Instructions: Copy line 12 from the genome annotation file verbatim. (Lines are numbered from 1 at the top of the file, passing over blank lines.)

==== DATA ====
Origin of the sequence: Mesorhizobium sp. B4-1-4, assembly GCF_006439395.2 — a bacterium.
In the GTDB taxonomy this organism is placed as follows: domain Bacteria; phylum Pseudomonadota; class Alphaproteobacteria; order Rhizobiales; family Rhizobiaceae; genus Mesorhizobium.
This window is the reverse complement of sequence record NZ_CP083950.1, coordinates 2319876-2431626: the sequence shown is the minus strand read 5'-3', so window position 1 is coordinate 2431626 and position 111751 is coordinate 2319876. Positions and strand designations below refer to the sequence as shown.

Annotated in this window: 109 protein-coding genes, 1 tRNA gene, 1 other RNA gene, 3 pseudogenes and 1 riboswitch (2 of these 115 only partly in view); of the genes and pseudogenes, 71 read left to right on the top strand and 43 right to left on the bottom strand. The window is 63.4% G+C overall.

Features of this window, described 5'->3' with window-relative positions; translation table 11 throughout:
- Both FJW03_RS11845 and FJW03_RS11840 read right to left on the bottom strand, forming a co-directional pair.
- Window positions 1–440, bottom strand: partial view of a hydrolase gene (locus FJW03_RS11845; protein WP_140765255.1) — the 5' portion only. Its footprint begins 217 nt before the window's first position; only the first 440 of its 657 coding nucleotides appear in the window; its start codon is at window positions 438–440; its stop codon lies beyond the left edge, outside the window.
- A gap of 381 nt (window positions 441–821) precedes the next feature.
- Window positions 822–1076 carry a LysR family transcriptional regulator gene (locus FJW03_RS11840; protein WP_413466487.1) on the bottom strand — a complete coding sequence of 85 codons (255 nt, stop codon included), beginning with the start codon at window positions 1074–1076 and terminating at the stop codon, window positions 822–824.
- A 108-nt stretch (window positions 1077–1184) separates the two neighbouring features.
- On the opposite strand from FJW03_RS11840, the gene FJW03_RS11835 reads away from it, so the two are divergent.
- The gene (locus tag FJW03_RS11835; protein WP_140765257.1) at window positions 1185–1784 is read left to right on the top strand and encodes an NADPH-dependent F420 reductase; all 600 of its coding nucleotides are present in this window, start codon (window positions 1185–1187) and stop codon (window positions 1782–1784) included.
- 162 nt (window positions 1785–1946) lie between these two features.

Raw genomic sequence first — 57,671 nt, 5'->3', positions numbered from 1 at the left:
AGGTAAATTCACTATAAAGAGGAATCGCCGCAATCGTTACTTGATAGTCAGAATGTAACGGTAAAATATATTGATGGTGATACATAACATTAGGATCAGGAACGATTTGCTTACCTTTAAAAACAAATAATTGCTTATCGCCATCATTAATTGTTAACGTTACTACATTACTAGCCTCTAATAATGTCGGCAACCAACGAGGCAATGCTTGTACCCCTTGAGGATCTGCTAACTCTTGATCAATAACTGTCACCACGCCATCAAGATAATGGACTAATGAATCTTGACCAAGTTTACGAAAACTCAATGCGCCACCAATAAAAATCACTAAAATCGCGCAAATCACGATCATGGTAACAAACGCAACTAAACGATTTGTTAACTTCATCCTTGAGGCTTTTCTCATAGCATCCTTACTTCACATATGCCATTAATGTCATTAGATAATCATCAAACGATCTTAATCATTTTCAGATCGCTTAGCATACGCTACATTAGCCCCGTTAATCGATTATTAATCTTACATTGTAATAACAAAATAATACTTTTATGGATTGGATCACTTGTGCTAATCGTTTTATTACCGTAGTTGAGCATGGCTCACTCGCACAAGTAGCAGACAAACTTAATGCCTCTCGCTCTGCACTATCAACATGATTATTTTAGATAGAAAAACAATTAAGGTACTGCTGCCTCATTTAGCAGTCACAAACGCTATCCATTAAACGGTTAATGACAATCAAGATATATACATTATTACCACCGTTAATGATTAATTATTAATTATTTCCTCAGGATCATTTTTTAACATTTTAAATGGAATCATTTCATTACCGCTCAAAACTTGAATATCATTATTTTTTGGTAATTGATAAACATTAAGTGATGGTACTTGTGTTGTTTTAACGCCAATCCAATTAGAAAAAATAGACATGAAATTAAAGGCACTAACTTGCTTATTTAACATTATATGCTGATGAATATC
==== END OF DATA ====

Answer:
- The gene (locus tag FJW03_RS11835; protein WP_140765257.1) at window positions 1185–1784 is read left to right on the top strand and encodes an NADPH-dependent F420 reductase; all 600 of its coding nucleotides are present in this window, start codon (window positions 1185–1187) and stop codon (window positions 1782–1784) included.